The Village Girl… by Daniel Nkado




Dr Hope had suspected she might be lying, but she remembered her.

She was Cynthia’s friend. She had actually introduced her as her “sister from another mother”, that afternoon they came for the pregnancy test.

Dr Hope remembered the short dark girl that was all smiles that day. Her smile was even larger than that of her friend who the good news was for.

She had remembered her perfect white dentition, the way it lit up her entire face in the smile.

She had wanted to ask her what brand of tooth cleaner she used. But eventually she asked her what she did for a living. Hoping to hear her mention dentist or actress, she heard pharmacist instead. Dr Hope had been impressed all the same.

But now that she had asked Nurse Bisi to show her the ward where the girl was, “the poor girl”—as she’d referred to her, she had developed a bit of scruple.

Vanessa took a fat breath and pushed the door of the room open.

Mma was fast asleep on the bed.

With a small smile of evil, Vanessa removed the syringe from her bag. It was loaded with the same wickedness that was to be found if one cut open her heart.

She fixed the needle and walked straight to the bed, to the silicon-like sac hanging from its holder above Mma’11s bed.

The plastic sac was half-filled with a bloody liquid. Its long and thin tube travelled all the way to Mma’s wrist.

Vanessa was near the bed when one last step went awry and instead of holding the IV bag to inject her deadly substance, she found herself crashing down the tiled hospital floor.

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The Village Girl… by Daniel Nkado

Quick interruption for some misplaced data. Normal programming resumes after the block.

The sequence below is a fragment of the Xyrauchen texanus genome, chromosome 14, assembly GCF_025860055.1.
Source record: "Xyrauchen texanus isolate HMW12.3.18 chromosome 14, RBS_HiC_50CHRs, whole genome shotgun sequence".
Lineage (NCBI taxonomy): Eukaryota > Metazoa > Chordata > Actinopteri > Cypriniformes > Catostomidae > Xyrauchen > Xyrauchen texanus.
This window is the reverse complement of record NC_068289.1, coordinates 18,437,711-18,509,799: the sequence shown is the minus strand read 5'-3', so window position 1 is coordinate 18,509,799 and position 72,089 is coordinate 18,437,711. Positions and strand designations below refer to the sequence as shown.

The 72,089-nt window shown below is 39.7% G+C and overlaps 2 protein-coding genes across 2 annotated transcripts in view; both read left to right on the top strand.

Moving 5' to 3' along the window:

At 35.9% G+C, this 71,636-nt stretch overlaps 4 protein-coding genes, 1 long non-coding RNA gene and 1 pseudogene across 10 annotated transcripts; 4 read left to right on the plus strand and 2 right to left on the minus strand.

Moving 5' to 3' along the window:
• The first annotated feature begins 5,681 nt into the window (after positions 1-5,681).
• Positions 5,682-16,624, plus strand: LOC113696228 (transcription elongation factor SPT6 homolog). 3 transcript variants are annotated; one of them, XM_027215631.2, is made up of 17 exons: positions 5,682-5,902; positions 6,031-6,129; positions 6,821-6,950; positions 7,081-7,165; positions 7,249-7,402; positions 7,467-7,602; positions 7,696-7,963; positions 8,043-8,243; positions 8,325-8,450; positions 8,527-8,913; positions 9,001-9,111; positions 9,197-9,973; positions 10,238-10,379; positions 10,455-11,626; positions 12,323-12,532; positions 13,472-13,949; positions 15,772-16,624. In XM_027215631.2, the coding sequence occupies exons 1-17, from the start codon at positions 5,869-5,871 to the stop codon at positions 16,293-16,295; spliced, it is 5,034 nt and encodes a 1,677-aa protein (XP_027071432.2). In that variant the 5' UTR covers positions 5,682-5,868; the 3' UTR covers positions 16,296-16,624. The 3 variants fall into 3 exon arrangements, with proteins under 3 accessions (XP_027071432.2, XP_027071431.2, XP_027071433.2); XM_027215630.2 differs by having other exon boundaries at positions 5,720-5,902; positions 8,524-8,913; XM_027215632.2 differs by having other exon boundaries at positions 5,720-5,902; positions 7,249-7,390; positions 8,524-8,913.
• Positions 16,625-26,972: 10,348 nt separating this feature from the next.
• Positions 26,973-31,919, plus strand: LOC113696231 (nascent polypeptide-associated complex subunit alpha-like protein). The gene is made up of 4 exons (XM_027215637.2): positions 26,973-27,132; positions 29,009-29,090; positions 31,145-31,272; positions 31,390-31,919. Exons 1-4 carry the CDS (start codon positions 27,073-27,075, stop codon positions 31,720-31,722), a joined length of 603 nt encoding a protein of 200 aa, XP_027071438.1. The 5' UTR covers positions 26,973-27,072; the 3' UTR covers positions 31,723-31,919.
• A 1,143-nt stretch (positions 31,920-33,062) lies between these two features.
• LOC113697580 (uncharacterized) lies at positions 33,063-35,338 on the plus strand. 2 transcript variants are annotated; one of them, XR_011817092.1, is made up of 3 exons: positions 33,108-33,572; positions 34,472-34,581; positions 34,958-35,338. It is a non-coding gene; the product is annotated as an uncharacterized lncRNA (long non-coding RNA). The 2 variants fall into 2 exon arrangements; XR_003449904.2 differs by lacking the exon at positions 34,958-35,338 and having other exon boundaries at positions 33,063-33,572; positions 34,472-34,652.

Cynthia slammed her fist to the front door the second time.

She tried the bell again. Nothing.

She pounded the metal door again.

The handle turned and someone pulled it open from inside.

“What do you want?” Vanessa’s face was devoid of any sign of familiarity.

Cynthia pushed her aside and walked into the room. “All I’ve come for is an explanation.”

“Explanation of what?”

“This wickedness, what is in it for you? What do you stand to achieve?”

“Does that give you the right to barge into my house?”



“You are such an ungrateful bitch. After all I did for you, you could go this far to—”

Vanessa thrust an open palm forward. “Hey, hush it right there! What and what did you do for me? What? You spend his money like it’s yours and buy me useless gifts like I’m some sort of school girl to you!”


“Yes, Cynthia, remember that afternoon, it was me, it was me he came for before you smiled your way into him, like you’ve always done!”

“Vanessa, what are you saying?

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The Village Girl… by Daniel Nkado




“Are you okay?” Cynthia asked as Mma returned to the table.

“I fine now. I just using the toilet.”

“Ok. Finish your food before it gets too cold.”

Mma stared at the soup as though she couldn’t recognize what it was. “I think I full already. I not eating again.”

Cynthia’s eyes ran up at her. “You are filled?”


“So who will now finish the food?”